Nike Plus-Size Mannequin Sparks Anger, Because We Can’t Have Nice Things

Did you know that right now, at this very moment, there are people living in bigger bodies? Just going around existing like they have some kind of right? Apparently some companies are even trying to sell products to these people. The nerve. Like the Nike plus-size mannequin that recently went up. According to, like, everyone on the internet, this is a very dangerous decision.

Nike recently put up a plus-sized mannequin at one of its London stores. And people absolutely lost it. Nike has been criticized for “normalizing obesity” by daring to put up this obviously dangerous mannequin. Because fat people should just exercise naked, ammirite?

I don’t fully understand the fear of this type of advertising. Other than that some people are just straight up fatphobic, but whatever. Are plus-size women and men just supposed to guess how clothes might look on their body types?

Supposedly what Nike and other companies are doing (including Old Navy) is dangerous. That they’re fueling the obesity epidemic worse. That they’re responsible for unhealthy habits and creating more of those scary, scary fat people.

With all these accusations you’d think that everyone on the internet is very concerned for our health. And I am here to tell you that freaking out over a plus-sized mannequin is actually quite bad for my health. But people who are complaining don’t care about that, because again, they legit don’t care about my health or anyone else’s. Because if they did, they would care that making stupid comments actually causes significant harm.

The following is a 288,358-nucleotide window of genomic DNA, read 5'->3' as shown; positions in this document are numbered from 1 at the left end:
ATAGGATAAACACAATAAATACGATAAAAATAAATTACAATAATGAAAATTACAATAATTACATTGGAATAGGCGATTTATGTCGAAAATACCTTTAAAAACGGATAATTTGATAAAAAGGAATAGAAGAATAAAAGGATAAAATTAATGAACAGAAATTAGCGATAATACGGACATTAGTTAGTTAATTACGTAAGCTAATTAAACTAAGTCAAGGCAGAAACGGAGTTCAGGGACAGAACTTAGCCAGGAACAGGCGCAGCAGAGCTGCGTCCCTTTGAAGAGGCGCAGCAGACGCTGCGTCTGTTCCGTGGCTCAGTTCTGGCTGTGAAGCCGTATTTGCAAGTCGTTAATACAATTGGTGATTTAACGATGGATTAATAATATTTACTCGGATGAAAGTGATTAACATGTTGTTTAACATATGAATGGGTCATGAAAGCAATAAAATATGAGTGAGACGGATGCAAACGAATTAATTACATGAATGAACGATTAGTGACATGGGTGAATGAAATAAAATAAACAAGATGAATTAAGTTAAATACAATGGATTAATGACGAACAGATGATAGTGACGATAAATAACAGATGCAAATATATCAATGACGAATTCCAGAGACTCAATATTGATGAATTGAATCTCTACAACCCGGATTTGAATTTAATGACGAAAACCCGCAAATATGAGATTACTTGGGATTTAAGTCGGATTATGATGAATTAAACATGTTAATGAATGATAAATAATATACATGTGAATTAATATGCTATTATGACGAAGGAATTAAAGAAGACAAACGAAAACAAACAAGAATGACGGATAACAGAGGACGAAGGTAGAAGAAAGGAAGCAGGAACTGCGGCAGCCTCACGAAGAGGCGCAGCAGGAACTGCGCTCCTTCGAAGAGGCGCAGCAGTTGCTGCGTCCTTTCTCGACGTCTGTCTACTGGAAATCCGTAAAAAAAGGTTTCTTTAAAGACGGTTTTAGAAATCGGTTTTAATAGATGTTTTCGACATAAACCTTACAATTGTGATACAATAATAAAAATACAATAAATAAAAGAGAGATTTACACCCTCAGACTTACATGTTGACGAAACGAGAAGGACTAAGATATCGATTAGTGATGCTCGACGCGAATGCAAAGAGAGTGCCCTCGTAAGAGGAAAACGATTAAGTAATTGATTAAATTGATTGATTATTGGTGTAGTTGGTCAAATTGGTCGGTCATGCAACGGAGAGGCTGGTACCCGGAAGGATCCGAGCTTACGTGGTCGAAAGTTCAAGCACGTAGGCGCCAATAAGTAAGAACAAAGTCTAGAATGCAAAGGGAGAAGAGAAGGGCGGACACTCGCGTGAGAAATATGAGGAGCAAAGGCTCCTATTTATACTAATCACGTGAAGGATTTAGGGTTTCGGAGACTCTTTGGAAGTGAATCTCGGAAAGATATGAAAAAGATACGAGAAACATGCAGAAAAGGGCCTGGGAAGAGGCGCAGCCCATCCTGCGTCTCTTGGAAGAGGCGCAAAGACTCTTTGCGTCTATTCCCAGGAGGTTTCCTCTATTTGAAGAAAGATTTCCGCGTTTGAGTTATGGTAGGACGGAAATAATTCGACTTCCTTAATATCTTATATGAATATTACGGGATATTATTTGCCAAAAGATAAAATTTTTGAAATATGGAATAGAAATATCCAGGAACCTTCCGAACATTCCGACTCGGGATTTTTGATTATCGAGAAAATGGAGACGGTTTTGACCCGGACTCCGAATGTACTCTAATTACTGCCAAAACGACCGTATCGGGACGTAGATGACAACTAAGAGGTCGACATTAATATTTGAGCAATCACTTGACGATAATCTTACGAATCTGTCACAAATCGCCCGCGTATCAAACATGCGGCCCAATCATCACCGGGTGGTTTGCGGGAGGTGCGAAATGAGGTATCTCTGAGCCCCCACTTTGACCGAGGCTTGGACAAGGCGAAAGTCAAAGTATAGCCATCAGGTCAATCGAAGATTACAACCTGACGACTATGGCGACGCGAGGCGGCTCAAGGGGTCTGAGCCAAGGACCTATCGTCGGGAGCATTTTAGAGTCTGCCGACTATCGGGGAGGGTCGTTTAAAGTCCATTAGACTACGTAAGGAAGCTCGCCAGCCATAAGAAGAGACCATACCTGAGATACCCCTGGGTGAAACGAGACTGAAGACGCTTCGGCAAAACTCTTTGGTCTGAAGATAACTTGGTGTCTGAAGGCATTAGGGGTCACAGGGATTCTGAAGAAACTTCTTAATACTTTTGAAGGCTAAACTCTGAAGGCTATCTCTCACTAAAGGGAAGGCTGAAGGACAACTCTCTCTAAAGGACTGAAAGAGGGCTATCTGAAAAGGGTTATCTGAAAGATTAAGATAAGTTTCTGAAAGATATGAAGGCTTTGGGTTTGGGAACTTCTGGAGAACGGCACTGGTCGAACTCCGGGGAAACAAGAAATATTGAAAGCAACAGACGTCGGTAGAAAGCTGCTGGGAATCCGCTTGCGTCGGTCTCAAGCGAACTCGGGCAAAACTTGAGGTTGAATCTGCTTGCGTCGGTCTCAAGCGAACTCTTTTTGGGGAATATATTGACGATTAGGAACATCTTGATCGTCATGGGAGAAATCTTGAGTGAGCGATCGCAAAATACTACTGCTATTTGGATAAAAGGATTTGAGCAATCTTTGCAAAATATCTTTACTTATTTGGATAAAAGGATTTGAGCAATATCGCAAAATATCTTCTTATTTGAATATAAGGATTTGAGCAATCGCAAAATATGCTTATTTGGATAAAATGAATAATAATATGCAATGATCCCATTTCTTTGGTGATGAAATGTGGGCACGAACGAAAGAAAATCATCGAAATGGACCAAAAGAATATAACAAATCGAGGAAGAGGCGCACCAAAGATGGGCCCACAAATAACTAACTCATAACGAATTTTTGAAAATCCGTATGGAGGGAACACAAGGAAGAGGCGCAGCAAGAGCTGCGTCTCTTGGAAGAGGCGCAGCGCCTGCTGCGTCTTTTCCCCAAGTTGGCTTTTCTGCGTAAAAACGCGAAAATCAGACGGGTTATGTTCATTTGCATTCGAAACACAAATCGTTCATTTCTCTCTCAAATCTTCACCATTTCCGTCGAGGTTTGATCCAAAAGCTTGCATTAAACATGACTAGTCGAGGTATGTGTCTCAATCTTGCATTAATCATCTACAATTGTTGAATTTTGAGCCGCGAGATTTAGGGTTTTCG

Body-shaming is devastating

According to researchers at Arizona State University, “social environments that permit weight-related stigma and body shame make weight control and loss more difficult.”

And then there’s the mental health aspect of weight and size body shaming, which I can guarantee you that angry people on the internet love to ignore. Not only are individuals who are living with mental illnesses more likely to be classified as overweight or obese, but treatment can even make it worse.

But we haven’t even gotten to maybe one of the biggest controversies of this ongoing issue. Being overweight isn’t necessarily a bad thing. I’ve said it before and I will say it again, and again, and again:

Being thin is not the price we pay for existing in this world.

Not to mention that size is not an indicator of health. Just check out Latoya Snell, who runs ultramarathons and is not here for your body-shaming antics. Or Dianne Bondy who is for real here to make sure that yoga is for everyone. And Amanda LaCount, whose hip-hop moves have had her dancing with Katy Perry, Meghan Trainor, and way more.

I don’t think things are changing anytime soon. People still freak out over plus-size mannequins. And every time a plus-size model shows up on a commercial or a woman who hasn’t had her cellulite photoshopped out in an advertisement, everyone on the internet has to tell us how sickeningly unhealthy it all is.

But you know what? The fact that a Nike plus-size mannequin is now standing gloriously tall in a fitness store shows me that things are getting a little better. So let’s hold our heads high and show our daughters and sons that size-shaming isn’t just awful, that it’s soon to be a thing of the past. Now excuse me while I go throw a bunch of money at a new sports bras and running leggings.

Published by Hot Mess Press